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Increased funding for non-BRM positive for Ontario's Gran Farmers

GUELPH, ON (September 20, 2012) – The 50 percent increase to non-business risk management program funding announced by Minister of Agriculture, Gerry Ritz, is good news for Ontario’s grain farmers.  Grain Farmers of Ontario has some key opportunities for the next policy framework and the increase to funding will be required to meet our goals.

With innovation, competitiveness and market development as the overarching themes in Growing Forward 2, there are a number of opportunities in Ontario to address them.  These include investments in Ontario grain farming through science programs like the Farm Innovation Program (FIP), the Developing Innovative Agri Products (DIAP) program and the Science Clusters and market development programs like the Environmental Farm Plan and the Agri-Tech Commercialization Centre.

“Our board has set the bar high – to drive the Ontario grain industry to become a global leader,” says chair, Henry Van Ankum.  “Our members are well positioned for success but we can only achieve our goals through collaboration with government and industry.”

There are three federal programs that will be extremely important to the competitiveness of Grain Farmers of Ontario members in Growing Forward 2 – the FIP, the DIAP program and the Science Clusters.

Grain Farmers of Ontario is also supportive of the work the federal and provincial governments have been doing to encourage market growth domestically and internationally through examples like biofuels mandates and free trade negotiations with strategic countries around the world.

“As the details of the non-BRM programs in Growing Forward 2 are worked through in the next couple of months, this is a critical time for GFO to be working with government to communicate our farmers’ needs,” says Barry Senft, CEO.  “Our priority is greater access to programs for Ontario’s grain farmers in order to attain the research and market development priorities that have been set by our members.”

Grain Farmers of Ontario

Grain Farmers of Ontario is the province’s largest commodity organization, representing Ontario’s 28,000 corn, soybean and wheat farmers. The crops they grow cover 6 million acres of farm land across the province, generate over $2.5 billion in farm gate receipts, result in over $9 billion in economic output and are responsible for over 40,000 jobs in the province.

Contact:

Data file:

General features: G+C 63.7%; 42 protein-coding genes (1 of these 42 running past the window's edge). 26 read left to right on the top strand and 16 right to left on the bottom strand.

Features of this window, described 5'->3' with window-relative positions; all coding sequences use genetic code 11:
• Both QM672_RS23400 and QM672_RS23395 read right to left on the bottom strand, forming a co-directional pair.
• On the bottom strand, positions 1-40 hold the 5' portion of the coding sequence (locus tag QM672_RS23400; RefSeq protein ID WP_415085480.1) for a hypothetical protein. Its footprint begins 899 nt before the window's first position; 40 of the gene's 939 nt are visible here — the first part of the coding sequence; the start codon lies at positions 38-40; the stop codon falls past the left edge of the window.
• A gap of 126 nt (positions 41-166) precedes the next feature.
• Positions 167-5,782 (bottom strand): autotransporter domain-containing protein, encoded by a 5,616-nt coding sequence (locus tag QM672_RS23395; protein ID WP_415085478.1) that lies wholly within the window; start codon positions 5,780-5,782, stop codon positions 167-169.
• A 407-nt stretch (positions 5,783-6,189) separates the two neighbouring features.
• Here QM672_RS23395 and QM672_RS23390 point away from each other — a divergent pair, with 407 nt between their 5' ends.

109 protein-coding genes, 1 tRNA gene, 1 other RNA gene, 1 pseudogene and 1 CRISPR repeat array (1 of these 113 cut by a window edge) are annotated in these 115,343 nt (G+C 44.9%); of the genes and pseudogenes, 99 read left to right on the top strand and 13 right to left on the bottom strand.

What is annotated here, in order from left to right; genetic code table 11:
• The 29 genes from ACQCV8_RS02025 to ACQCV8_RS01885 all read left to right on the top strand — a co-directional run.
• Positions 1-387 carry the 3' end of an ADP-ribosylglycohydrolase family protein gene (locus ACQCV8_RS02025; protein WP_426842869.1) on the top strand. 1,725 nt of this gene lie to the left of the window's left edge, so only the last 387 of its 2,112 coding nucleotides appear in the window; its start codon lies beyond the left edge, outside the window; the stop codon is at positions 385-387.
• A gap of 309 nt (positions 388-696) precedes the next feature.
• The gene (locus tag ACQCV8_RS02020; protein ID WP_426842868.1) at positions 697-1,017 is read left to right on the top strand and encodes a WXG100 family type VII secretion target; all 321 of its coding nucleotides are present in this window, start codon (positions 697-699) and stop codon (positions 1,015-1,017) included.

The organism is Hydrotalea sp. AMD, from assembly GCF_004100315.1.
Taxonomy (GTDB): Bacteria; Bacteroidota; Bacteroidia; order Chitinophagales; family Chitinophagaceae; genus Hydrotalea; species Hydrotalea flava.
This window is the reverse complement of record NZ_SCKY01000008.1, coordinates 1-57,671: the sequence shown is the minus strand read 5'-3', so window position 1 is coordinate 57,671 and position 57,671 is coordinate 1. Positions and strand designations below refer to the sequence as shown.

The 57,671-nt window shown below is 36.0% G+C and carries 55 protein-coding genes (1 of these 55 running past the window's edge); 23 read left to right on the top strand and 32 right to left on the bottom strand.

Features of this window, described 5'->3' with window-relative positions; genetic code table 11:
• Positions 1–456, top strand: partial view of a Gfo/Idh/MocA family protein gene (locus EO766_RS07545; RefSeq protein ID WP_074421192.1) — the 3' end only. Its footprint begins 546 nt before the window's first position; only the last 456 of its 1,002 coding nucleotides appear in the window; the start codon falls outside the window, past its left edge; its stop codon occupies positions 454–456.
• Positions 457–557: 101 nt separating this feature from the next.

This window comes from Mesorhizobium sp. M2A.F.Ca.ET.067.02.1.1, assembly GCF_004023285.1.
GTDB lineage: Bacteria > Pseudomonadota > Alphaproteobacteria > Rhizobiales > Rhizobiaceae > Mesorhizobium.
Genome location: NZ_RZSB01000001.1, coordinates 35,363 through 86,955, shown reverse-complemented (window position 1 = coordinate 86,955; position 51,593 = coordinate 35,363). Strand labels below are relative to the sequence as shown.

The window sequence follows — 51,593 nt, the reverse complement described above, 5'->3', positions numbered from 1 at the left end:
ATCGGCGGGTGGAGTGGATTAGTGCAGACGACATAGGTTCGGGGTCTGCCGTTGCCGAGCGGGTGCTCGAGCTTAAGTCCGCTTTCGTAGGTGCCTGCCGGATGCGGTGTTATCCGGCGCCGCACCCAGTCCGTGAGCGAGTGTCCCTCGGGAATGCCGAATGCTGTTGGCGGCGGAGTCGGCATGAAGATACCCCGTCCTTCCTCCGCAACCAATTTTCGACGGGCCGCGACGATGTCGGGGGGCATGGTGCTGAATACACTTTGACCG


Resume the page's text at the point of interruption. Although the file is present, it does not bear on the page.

Barry Senft, CEO - 1-800-265-0550; bsenft@gfo.ca

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Grain Market Commentary for August 16, 2017

Wednesday, August 16, 2017

Commodity Period Price Weekly Movement
Corn CBOT September 3.52  20 cents
Soybeans CBOT November 9.25  53 cents
Wheat CBOT September 4.20  44 cents
Wheat Minn. September 6.73  60 cents
Wheat Kansas September 4.20  24 cents
Chicago Oats September 2.60  10 cents
Canadian $ September 0.7898  0.15 points

Harvest 2017 prices as of the close, August 16 are as follows:
SWW @ $182.43/MT ($4.96/bu), HRW @ $189.46/MT ($5.16/bu),
HRS @ $254.49/MT ($6.93/bu), SRW @ $187.11/MT ($5.09/bu).

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Market Trends Report for August-September 2017

Monday, August 14, 2017

US and World

It has been an uneven growing season in much of the American corn belt. The Western corn belt has been dry especially in the Dakotas, while the mid south and Eastern corn belt were inundated with heavy rains earlier in the spring. The forecast in late July turned cooler and wetter for all of the American corn belt. This new forecast essentially changed much of the outlook for the American crop, but still many analysts were expecting lower August USDA numbers reflecting some of the earlier tough conditions for US corn and soybeans. Anticipation of the August 10th USDA report was filled with expectations of lower yield projections.

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On August 10th, the USDA lowered their projected corn yield estimate to 169.5 bushels per acre down from their earlier projection of 170.7 bushels per acre and less than last year's 174.6 bushels per acre. At the same time the USDA raised soybean yield expectations to 49.4 bushels per acre up from their 48 bushels per acre earlier estimate. This pegged 2017/18-soybean production at 4.4 billion bushels. Both of these USDA estimates rocked the grain market August 10th, as it was a big surprise. With so much uneven weather affecting this crop in the field a US corn yield of 165-166 bushels per acre was a general trade estimate. Futures prices plummeted on this very bearish report.

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